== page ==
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More from NAHBS: Hunter’s mountain trekker, MAP’s old/new rando, and the ‘Alcohauler’

Posted by on March 5th, 2012 at 11:39 am

There were no female builders was only one female builder at NAHBS, but there was plenty of ‘girl bike love’ on this rig from Mosaic.

I’m back from NAHBS; but my notebook, camera, and brain are still full of people, bikes, and stories to share. So, without further delay, let’s take a closer look at three more interesting bikes that caught my eye…

Rick Hunter / Hunter Cycles (Davenport, CA)

Rick Hunter’s NAHBS centerpiece was a 29-inch wheeled adventure bike. Hunter built it for himself to tackle epic, multi-day rides in the hills near his shop in Santa Cruz County. The bike is extremely versatile (he called it a “universal bike”) and it can be built up with gears, as a singlespeed, or with an internal hub. You could even squeeze a suspension fork on if you wanted to. It’s also easy to travel with, featuring a Ritchey Break-away joint at the seat tube cluster and an S & S Coupler low on the downtube near the bottom bracket.

Rick Hunter at NAHBS-9

Rick Hunter built this one for himself.

Other highlights include: a custom frame bag with an easy-access tool flap (made by Randi Jo Fabrications in Eugene, OR) that buttons directly to the frame; Hunter-built front and rear racks; and custom-made, two-piece bar-stem combo that Hunter devised to get the drop bars extra wide (he chopped a set of aluminum bars and then stuck the ends into his bar-stem combo); and a durable finish that consists of a base powdercoat with a matte wet clear coat over it. It all adds up to one inspiring rig…


Mitch Pryor / MAP Bicycles (Portland, OR)

See more photos of this bike on the MAP Cycles Flickr stream.

Pryor’s “disc-Ville” kept his booth crowded all weekend long. The bike is a triumph of old and new that was inspired from an unlikely source — a set of 1950s moped fenders given to him by the bike’s owner, noted bicycle designer Bryant Bainbridge.”The fenders were the basis of this entire bike,” Pryor shared with me during a chat in his booth yesterday.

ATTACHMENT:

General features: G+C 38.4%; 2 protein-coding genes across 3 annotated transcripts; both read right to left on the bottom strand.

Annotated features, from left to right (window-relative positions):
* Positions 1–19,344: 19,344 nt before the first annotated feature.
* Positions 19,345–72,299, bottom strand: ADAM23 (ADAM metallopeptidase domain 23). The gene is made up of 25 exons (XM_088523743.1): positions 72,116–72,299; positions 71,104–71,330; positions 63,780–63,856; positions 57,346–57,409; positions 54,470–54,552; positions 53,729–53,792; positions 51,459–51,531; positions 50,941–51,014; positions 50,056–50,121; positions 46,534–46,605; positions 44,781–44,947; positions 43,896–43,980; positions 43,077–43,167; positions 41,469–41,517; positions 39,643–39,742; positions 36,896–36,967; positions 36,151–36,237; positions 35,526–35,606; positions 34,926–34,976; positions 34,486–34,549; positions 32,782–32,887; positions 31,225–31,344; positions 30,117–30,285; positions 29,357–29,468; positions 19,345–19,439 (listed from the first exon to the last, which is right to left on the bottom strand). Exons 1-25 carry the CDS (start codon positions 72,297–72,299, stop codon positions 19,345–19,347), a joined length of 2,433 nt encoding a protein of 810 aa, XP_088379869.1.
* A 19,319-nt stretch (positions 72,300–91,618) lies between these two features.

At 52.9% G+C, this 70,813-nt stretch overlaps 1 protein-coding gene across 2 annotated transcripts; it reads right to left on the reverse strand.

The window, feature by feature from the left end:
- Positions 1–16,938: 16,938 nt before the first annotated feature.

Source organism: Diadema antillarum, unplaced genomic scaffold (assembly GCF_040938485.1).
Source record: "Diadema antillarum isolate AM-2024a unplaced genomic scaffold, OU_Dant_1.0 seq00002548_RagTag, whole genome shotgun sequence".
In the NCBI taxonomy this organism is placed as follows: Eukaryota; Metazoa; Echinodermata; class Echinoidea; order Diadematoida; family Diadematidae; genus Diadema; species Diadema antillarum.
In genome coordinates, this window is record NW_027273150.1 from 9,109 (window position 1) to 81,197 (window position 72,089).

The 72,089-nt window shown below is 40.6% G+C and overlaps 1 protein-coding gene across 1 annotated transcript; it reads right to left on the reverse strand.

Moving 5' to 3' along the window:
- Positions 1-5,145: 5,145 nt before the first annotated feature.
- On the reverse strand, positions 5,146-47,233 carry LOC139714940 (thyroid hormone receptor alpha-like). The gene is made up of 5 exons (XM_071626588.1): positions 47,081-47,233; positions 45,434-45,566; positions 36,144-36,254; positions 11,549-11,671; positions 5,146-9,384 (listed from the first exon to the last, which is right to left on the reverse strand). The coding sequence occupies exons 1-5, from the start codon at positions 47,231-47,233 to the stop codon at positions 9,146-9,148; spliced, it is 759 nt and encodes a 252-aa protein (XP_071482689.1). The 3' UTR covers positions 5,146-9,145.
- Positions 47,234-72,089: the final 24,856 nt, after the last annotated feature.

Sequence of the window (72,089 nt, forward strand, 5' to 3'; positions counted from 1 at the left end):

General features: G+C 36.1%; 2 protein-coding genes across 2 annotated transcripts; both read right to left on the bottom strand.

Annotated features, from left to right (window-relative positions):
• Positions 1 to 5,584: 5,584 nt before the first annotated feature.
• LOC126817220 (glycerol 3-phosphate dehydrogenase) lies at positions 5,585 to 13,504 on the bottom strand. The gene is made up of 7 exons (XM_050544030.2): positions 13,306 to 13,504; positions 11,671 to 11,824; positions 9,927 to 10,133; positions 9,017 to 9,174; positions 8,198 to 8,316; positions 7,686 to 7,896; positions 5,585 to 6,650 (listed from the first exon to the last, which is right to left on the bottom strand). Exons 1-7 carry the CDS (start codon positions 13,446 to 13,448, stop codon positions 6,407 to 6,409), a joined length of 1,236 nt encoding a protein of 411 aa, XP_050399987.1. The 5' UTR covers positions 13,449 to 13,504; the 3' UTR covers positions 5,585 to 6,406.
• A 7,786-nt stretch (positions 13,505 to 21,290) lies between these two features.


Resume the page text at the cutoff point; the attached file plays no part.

Mitch Pryor - MAP Cycles at NAHBS-8

Mitch Pryor

He sums up this bike as, “A modern porteur than looks like an old porteur… The lines remind me of an old, pre-war Bugatti.”

The modern bits of the bike include Paragon Machine Works dropouts, disc-brakes (which he had to use because the fenders completely cover the rims), a Shimano XTR drivetrain, a Supernova light system, and an 1-1/8″ headset.

The other thing about this bike that caught my eye was the “Hellenic” stays (the triangle formed by the seat stays) and the artful way Pryor wrapped the ends of the tubes.


Josh Boisclair / My Dutch Bike (San Francisco, CA)

Having documented the Dutch/cargo/beer bike phenomenons here in Portland, I’m not easy to impress when it comes to these categories. But Josh Boisclair’s ‘Alcohauler’ deserves attention. Six months ago, the veteran mechanic and maker (My Dutch Bike is a shop that imports Dutch bikes) came across an old, black-and-white photo of a bakfiets-style cargo bike hauling a few kegs.

My Dutch Bike at NAHBS-4

Josh Boisclair

That photo inspired a six month project and the result is a behemoth cargo bike that can carry three full kegs. To prove the bikes’ road-worthiness, Boisclair rode it about 100 miles from his shop in Oakland to the Sacramento Convention Center.

Highlights of the bike include a custom-made set of beefy Phil Wood hubs. Boisclair said he couldn’t find any hubs that would withstand the 500 pound load capacity he needed for this bike. He wanted to source them locally in the Bay Area, so picked up the phone and called San Jose-based Phil Wood.

Boisclair credited Portland-based Metrofiets Custom Cargo Bikes as another inspiration for this bike. Now he plans to promote it to local businesses as a truck replacement. Nice work Josh!

— This is part of BikePortland’s special coverage of NAHBS 2012. Read more stories and browse more images here.